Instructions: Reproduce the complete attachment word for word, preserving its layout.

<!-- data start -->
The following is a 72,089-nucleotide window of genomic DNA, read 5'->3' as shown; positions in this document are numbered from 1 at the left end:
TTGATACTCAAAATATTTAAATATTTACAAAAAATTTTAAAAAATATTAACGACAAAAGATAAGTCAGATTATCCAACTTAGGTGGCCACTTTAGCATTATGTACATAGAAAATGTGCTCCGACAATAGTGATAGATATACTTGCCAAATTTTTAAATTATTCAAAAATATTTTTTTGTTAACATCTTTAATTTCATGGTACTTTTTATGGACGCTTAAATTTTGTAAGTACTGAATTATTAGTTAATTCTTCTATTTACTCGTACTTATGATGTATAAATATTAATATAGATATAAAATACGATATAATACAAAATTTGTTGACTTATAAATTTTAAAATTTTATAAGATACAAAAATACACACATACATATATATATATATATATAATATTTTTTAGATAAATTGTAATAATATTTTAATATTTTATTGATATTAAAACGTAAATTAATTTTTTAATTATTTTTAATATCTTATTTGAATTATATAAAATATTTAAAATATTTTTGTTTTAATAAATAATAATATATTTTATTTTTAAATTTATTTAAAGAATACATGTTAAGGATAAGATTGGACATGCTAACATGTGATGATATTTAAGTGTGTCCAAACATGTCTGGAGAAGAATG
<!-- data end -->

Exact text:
The following is a 72,089-nucleotide window of genomic DNA, read 5'->3' as shown; positions in this document are numbered from 1 at the left end:
TTGATACTCAAAATATTTAAATATTTACAAAAAATTTTAAAAAATATTAACGACAAAAGATAAGTCAGATTATCCAACTTAGGTGGCCACTTTAGCATTATGTACATAGAAAATGTGCTCCGACAATAGTGATAGATATACTTGCCAAATTTTTAAATTATTCAAAAATATTTTTTTGTTAACATCTTTAATTTCATGGTACTTTTTATGGACGCTTAAATTTTGTAAGTACTGAATTATTAGTTAATTCTTCTATTTACTCGTACTTATGATGTATAAATATTAATATAGATATAAAATACGATATAATACAAAATTTGTTGACTTATAAATTTTAAAATTTTATAAGATACAAAAATACACACATACATATATATATATATATATAATATTTTTTAGATAAATTGTAATAATATTTTAATATTTTATTGATATTAAAACGTAAATTAATTTTTTAATTATTTTTAATATCTTATTTGAATTATATAAAATATTTAAAATATTTTTGTTTTAATAAATAATAATATATTTTATTTTTAAATTTATTTAAAGAATACATGTTAAGGATAAGATTGGACATGCTAACATGTGATGATATTTAAGTGTGTCCAAACATGTCTGGAGAAGAATG